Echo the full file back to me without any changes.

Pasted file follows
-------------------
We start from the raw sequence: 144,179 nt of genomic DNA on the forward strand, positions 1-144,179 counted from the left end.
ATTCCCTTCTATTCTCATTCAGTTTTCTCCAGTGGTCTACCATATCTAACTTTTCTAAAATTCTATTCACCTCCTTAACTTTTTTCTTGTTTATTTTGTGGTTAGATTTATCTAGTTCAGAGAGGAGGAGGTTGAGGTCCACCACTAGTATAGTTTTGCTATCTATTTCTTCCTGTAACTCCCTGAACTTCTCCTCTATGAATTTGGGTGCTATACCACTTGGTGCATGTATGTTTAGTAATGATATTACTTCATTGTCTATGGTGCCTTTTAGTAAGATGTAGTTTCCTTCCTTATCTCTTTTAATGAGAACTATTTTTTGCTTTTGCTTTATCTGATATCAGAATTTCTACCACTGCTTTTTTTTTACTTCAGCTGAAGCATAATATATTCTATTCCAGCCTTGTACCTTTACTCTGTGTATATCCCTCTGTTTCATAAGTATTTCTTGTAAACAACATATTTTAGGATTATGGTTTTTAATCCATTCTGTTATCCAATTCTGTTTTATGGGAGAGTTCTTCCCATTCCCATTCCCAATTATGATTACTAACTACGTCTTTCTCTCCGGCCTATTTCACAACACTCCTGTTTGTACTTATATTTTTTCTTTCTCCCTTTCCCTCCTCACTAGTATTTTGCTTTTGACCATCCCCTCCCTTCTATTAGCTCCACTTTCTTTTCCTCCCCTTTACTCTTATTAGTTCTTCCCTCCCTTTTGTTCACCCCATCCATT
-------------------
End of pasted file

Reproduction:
We start from the raw sequence: 144,179 nt of genomic DNA on the forward strand, positions 1-144,179 counted from the left end.
ATTCCCTTCTATTCTCATTCAGTTTTCTCCAGTGGTCTACCATATCTAACTTTTCTAAAATTCTATTCACCTCCTTAACTTTTTTCTTGTTTATTTTGTGGTTAGATTTATCTAGTTCAGAGAGGAGGAGGTTGAGGTCCACCACTAGTATAGTTTTGCTATCTATTTCTTCCTGTAACTCCCTGAACTTCTCCTCTATGAATTTGGGTGCTATACCACTTGGTGCATGTATGTTTAGTAATGATATTACTTCATTGTCTATGGTGCCTTTTAGTAAGATGTAGTTTCCTTCCTTATCTCTTTTAATGAGAACTATTTTTTGCTTTTGCTTTATCTGATATCAGAATTTCTACCACTGCTTTTTTTTTACTTCAGCTGAAGCATAATATATTCTATTCCAGCCTTGTACCTTTACTCTGTGTATATCCCTCTGTTTCATAAGTATTTCTTGTAAACAACATATTTTAGGATTATGGTTTTTAATCCATTCTGTTATCCAATTCTGTTTTATGGGAGAGTTCTTCCCATTCCCATTCCCAATTATGATTACTAACTACGTCTTTCTCTCCGGCCTATTTCACAACACTCCTGTTTGTACTTATATTTTTTCTTTCTCCCTTTCCCTCCTCACTAGTATTTTGCTTTTGACCATCCCCTCCCTTCTATTAGCTCCACTTTCTTTTCCTCCCCTTTACTCTTATTAGTTCTTCCCTCCCTTTTGTTCACCCCATCCATT